Why don’t we stop worrying about the big farm bill?
The Farm Bill was supposed to help the U.S. farm economy recover from the Great Recession, but a growing body of research has begun to question the long-term sustainability of this new program.
While the program’s detractors argue that it’s been plagued by problems ranging from a lack of oversight to the use of taxpayer dollars to support industries that benefit from cheap labor, the vast majority of the American farm workforce and the country as a whole are actually better off than they were a year ago.
And as the Farm Bill’s economic impacts are still being studied, it’s not clear how much it can realistically help.
But there’s one way in which the farm bill could help: By providing a way for farmers to sell their produce.
This is already happening.
Since the farm-bill debate began in 2011, more than 1,200 farms have agreed to sell all of their produce to other farms in exchange for the promise that they’ll be given a discount, according to a report by the American Farm Bureau Federation.
The goal is to provide a way to get around federal regulations and quotas that restrict farmers from selling their crops to consumers.
But a growing number of farmers are wary of this program.
They argue that many of the farmers who signed up to sell will end up paying higher prices than if they were not participating.
And while there are some who are willing to sell, the number of farm-sale programs has been growing steadily.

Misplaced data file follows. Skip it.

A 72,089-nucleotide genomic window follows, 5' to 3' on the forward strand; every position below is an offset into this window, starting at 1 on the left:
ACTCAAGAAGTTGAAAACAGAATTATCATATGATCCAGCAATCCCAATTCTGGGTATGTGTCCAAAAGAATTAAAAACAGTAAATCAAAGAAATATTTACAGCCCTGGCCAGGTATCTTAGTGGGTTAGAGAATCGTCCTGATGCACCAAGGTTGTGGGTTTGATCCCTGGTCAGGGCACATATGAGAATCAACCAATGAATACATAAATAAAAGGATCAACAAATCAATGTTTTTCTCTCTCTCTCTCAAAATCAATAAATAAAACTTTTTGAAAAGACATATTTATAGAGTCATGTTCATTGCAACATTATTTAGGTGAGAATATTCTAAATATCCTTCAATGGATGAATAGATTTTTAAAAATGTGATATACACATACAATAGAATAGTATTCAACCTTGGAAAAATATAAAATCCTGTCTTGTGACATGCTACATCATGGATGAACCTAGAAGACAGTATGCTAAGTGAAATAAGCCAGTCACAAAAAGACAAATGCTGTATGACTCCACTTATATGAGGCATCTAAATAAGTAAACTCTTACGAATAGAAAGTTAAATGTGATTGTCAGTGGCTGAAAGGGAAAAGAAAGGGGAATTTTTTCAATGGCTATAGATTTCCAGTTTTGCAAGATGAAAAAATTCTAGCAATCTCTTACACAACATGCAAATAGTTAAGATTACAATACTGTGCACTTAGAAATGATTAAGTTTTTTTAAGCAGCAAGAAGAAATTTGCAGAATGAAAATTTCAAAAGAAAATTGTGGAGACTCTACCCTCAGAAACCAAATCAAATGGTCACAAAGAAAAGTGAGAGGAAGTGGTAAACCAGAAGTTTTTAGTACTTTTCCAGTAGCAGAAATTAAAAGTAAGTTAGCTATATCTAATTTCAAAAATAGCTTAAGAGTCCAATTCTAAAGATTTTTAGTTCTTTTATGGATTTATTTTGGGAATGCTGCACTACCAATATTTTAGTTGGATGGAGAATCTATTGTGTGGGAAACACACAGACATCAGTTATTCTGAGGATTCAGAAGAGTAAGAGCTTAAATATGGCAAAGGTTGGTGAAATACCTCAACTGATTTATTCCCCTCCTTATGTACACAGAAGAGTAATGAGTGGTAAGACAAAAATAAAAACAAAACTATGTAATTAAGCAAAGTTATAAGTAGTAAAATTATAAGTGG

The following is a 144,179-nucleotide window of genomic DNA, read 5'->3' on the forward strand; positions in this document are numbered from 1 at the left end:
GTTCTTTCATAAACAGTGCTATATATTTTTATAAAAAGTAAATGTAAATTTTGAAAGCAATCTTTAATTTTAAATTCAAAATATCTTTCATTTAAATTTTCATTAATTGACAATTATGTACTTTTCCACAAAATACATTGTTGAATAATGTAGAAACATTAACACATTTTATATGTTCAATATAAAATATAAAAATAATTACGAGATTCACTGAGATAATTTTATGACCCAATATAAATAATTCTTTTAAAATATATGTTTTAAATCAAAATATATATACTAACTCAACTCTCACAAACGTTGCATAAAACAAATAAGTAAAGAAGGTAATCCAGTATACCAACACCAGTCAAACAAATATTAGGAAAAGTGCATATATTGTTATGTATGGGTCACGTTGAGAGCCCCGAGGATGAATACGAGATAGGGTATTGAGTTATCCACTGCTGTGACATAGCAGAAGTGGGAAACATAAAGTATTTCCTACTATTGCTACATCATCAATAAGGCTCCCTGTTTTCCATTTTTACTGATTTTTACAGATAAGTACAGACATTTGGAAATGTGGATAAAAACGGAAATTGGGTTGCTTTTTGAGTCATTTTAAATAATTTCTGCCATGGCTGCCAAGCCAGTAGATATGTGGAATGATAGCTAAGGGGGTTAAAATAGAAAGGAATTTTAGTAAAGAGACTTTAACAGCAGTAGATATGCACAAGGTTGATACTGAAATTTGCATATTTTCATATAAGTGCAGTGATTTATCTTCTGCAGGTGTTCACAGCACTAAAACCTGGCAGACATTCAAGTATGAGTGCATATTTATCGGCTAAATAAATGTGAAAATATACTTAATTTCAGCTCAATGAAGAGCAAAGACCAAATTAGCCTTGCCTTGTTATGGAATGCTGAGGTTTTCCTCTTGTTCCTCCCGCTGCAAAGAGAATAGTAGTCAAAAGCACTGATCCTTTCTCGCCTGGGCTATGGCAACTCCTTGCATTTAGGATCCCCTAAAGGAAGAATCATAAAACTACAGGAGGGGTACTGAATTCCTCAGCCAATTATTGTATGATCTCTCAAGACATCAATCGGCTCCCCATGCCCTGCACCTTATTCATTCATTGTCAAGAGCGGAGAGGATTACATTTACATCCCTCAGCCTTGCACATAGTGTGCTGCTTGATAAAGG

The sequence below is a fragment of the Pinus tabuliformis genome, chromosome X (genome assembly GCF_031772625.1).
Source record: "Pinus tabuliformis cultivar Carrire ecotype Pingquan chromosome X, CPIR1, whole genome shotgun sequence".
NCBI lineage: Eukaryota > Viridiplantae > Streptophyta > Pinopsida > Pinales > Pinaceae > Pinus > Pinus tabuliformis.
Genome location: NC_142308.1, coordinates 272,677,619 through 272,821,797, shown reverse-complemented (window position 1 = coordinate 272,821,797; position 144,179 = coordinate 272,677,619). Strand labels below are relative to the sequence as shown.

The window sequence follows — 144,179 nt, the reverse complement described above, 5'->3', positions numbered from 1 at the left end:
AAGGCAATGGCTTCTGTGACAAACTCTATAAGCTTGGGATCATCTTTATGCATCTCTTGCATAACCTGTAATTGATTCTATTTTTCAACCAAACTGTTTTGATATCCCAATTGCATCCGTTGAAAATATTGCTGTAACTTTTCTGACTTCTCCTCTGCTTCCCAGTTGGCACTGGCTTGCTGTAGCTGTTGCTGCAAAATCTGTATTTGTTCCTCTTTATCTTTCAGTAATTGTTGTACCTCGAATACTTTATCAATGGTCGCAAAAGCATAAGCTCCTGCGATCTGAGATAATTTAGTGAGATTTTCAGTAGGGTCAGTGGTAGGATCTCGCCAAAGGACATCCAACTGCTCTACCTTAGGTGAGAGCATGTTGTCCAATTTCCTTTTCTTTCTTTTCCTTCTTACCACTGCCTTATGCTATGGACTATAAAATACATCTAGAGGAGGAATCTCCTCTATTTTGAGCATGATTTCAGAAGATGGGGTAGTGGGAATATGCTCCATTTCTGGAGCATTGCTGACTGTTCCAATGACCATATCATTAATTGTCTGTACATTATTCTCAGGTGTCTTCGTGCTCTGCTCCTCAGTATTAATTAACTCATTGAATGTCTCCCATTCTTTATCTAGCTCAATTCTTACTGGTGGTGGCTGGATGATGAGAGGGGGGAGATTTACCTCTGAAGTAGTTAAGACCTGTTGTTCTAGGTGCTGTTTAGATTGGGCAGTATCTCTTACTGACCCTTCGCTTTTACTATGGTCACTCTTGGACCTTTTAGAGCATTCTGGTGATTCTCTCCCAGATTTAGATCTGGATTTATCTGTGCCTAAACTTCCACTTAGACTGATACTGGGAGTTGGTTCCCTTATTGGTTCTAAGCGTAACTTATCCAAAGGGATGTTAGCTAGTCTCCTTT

As of October, more farm-share programs were in place than the total number of farms that were in the program in 2019.
And more than 3 million people were signed up for a farm-to-school program in 2017, according the Farm Bureau.
And a growing share of those who participate in these programs have their produce sold to consumers, too.
According to a survey conducted by the Institute for Agriculture and Trade Policy, nearly 40 percent of Americans who said they were participating in a farm sales program said that they’d purchased their produce directly from the farm, rather than buying it through a farmer.
The number of Americans participating in farm-ship programs, where a farmer is able to ship their produce over the country to be sold to a consumer, has grown dramatically.
There are currently more than 20,000 farm-ships operating in the U